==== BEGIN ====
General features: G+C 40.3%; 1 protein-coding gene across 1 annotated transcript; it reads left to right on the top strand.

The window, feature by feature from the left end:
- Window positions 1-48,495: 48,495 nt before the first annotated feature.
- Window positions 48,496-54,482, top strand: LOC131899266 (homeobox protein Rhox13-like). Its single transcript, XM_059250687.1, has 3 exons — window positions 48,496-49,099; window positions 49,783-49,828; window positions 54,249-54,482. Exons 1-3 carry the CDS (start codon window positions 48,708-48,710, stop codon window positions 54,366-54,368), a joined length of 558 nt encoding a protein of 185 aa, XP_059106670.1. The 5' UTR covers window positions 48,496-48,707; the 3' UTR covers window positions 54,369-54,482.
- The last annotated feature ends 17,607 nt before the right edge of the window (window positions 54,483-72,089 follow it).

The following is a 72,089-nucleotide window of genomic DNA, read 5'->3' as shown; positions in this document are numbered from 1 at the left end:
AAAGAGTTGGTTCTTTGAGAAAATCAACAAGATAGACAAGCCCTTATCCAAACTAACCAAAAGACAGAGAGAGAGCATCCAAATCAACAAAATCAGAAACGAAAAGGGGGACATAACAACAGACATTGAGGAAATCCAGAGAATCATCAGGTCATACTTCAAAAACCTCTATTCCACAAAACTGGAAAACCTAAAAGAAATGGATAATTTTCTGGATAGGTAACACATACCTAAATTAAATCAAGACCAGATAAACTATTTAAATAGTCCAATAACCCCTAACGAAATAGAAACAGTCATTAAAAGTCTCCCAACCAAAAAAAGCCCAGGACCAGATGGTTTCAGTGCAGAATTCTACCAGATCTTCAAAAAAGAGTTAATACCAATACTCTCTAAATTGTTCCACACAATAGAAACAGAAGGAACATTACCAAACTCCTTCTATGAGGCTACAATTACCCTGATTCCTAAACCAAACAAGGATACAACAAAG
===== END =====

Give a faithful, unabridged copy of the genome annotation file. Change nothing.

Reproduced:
General features: G+C 40.3%; 1 protein-coding gene across 1 annotated transcript; it reads left to right on the top strand.

The window, feature by feature from the left end:
- Window positions 1-48,495: 48,495 nt before the first annotated feature.
- Window positions 48,496-54,482, top strand: LOC131899266 (homeobox protein Rhox13-like). Its single transcript, XM_059250687.1, has 3 exons — window positions 48,496-49,099; window positions 49,783-49,828; window positions 54,249-54,482. Exons 1-3 carry the CDS (start codon window positions 48,708-48,710, stop codon window positions 54,366-54,368), a joined length of 558 nt encoding a protein of 185 aa, XP_059106670.1. The 5' UTR covers window positions 48,496-48,707; the 3' UTR covers window positions 54,369-54,482.
- The last annotated feature ends 17,607 nt before the right edge of the window (window positions 54,483-72,089 follow it).

The following is a 72,089-nucleotide window of genomic DNA, read 5'->3' as shown; positions in this document are numbered from 1 at the left end:
AAAGAGTTGGTTCTTTGAGAAAATCAACAAGATAGACAAGCCCTTATCCAAACTAACCAAAAGACAGAGAGAGAGCATCCAAATCAACAAAATCAGAAACGAAAAGGGGGACATAACAACAGACATTGAGGAAATCCAGAGAATCATCAGGTCATACTTCAAAAACCTCTATTCCACAAAACTGGAAAACCTAAAAGAAATGGATAATTTTCTGGATAGGTAACACATACCTAAATTAAATCAAGACCAGATAAACTATTTAAATAGTCCAATAACCCCTAACGAAATAGAAACAGTCATTAAAAGTCTCCCAACCAAAAAAAGCCCAGGACCAGATGGTTTCAGTGCAGAATTCTACCAGATCTTCAAAAAAGAGTTAATACCAATACTCTCTAAATTGTTCCACACAATAGAAACAGAAGGAACATTACCAAACTCCTTCTATGAGGCTACAATTACCCTGATTCCTAAACCAAACAAGGATACAACAAAG